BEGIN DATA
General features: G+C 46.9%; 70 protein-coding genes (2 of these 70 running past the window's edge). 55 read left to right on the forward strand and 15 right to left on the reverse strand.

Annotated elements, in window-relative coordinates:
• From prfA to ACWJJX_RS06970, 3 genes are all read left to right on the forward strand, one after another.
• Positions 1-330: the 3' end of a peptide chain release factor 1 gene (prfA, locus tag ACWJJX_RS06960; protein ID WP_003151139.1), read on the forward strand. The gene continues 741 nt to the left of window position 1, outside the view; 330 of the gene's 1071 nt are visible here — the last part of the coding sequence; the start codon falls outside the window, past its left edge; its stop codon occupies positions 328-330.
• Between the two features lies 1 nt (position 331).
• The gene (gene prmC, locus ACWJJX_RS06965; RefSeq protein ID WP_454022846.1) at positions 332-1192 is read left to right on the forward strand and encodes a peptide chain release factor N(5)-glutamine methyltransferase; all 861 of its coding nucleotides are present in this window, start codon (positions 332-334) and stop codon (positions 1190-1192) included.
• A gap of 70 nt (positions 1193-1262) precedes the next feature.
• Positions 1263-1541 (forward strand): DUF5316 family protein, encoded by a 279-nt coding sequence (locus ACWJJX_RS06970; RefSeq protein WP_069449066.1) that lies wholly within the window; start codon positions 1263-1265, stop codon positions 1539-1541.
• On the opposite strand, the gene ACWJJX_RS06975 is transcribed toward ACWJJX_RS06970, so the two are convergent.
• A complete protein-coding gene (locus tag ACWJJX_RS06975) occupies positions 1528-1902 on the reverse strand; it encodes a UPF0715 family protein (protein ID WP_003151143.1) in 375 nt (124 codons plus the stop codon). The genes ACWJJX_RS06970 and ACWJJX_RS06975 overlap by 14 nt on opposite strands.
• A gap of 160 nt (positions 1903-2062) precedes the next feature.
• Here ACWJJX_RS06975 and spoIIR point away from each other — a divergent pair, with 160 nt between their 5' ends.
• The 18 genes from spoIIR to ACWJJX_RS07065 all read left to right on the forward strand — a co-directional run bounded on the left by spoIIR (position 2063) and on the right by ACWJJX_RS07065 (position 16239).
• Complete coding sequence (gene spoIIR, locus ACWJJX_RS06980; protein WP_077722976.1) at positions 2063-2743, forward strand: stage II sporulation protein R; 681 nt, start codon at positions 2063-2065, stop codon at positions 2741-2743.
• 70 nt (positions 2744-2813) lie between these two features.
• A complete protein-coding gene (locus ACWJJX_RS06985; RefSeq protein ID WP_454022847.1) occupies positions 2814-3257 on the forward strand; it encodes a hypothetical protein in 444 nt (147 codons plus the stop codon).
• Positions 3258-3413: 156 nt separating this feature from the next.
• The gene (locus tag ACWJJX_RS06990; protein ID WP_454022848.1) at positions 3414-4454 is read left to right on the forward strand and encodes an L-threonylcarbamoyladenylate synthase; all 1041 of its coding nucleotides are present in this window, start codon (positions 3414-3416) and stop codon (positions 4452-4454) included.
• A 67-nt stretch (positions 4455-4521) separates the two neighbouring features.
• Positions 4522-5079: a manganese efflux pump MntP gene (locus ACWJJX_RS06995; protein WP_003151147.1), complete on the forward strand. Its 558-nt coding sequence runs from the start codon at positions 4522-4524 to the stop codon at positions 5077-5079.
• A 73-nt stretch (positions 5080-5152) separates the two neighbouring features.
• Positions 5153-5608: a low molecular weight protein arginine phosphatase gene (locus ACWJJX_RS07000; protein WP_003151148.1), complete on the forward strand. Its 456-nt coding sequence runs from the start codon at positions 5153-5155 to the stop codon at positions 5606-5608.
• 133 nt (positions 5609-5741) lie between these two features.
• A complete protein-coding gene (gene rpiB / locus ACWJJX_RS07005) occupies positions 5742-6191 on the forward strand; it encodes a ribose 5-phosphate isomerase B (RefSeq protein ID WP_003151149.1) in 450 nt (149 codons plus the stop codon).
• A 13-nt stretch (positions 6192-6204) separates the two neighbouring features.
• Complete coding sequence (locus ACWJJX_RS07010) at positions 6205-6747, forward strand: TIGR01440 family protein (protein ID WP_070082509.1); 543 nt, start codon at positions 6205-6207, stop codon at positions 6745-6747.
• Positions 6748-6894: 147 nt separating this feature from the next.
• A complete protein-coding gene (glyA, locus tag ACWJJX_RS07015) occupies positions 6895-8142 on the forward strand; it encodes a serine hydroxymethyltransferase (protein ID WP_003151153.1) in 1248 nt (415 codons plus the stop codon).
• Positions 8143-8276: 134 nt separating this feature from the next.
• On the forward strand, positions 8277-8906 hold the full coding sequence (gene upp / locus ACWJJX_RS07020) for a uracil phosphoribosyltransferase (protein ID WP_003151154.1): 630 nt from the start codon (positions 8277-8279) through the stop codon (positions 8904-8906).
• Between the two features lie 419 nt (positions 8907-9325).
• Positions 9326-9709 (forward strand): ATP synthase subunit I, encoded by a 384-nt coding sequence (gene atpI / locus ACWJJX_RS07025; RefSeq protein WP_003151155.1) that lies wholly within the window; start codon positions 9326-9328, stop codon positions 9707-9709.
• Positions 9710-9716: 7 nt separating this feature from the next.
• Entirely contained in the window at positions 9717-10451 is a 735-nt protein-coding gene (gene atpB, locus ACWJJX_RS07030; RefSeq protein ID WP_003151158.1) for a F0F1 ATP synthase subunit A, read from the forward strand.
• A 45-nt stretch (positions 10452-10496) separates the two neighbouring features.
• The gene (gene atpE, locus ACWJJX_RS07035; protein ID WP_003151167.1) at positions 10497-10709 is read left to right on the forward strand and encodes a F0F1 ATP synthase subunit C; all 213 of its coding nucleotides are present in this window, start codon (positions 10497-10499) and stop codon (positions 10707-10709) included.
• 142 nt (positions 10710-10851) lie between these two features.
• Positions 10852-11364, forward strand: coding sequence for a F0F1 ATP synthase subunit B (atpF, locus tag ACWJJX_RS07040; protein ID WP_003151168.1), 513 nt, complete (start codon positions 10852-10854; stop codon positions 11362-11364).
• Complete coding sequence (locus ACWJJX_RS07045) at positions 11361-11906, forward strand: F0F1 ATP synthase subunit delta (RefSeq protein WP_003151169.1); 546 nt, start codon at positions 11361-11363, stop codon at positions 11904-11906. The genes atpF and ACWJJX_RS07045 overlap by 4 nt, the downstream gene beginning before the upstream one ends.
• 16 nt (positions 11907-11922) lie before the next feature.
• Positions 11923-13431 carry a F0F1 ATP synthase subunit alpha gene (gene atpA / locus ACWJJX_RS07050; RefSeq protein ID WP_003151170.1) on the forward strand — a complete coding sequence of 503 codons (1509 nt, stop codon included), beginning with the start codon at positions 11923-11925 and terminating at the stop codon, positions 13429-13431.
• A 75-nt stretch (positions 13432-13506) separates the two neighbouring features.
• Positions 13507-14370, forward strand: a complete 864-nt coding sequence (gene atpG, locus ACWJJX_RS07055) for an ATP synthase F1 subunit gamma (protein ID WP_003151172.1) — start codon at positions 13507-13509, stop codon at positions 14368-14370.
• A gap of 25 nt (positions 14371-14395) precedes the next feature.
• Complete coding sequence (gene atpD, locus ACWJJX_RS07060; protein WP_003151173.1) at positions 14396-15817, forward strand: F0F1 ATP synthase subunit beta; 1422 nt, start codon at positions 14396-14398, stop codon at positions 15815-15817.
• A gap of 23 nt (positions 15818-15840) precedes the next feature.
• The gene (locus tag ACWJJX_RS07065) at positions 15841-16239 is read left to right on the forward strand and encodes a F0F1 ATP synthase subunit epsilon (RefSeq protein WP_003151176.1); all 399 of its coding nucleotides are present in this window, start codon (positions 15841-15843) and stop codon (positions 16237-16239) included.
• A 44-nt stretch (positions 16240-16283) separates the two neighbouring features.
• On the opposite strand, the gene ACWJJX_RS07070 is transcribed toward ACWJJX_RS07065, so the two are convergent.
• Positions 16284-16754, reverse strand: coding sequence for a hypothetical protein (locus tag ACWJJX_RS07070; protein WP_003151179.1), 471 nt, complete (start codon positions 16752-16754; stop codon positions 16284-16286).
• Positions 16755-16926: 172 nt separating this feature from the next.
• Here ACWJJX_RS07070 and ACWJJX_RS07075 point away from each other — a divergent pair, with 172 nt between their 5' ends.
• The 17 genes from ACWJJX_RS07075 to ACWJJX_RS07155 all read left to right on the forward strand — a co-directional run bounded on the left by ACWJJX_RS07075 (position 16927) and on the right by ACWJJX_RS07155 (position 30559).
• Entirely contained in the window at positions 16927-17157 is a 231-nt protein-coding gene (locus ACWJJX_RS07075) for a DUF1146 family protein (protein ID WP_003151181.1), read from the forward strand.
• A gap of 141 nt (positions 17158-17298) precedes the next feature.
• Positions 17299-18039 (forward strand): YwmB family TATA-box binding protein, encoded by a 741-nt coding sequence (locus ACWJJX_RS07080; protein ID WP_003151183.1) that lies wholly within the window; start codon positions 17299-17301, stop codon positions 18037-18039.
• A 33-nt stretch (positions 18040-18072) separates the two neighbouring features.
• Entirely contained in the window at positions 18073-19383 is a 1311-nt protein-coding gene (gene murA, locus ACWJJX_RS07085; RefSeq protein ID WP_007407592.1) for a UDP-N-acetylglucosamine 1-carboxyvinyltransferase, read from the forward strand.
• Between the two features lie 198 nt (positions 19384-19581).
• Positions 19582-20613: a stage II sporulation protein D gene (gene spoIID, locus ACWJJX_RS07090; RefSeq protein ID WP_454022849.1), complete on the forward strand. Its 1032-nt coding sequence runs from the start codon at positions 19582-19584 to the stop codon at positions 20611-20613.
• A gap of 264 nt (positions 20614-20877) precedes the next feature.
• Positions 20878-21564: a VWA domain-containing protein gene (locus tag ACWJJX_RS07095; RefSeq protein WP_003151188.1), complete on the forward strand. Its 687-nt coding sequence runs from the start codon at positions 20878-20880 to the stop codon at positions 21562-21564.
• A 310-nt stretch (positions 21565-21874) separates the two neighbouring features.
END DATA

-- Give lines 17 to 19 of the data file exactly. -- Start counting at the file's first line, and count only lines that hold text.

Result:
• Positions 3258-3413: 156 nt separating this feature from the next.
• The gene (locus tag ACWJJX_RS06990; protein ID WP_454022848.1) at positions 3414-4454 is read left to right on the forward strand and encodes an L-threonylcarbamoyladenylate synthase; all 1041 of its coding nucleotides are present in this window, start codon (positions 3414-3416) and stop codon (positions 4452-4454) included.
• A 67-nt stretch (positions 4455-4521) separates the two neighbouring features.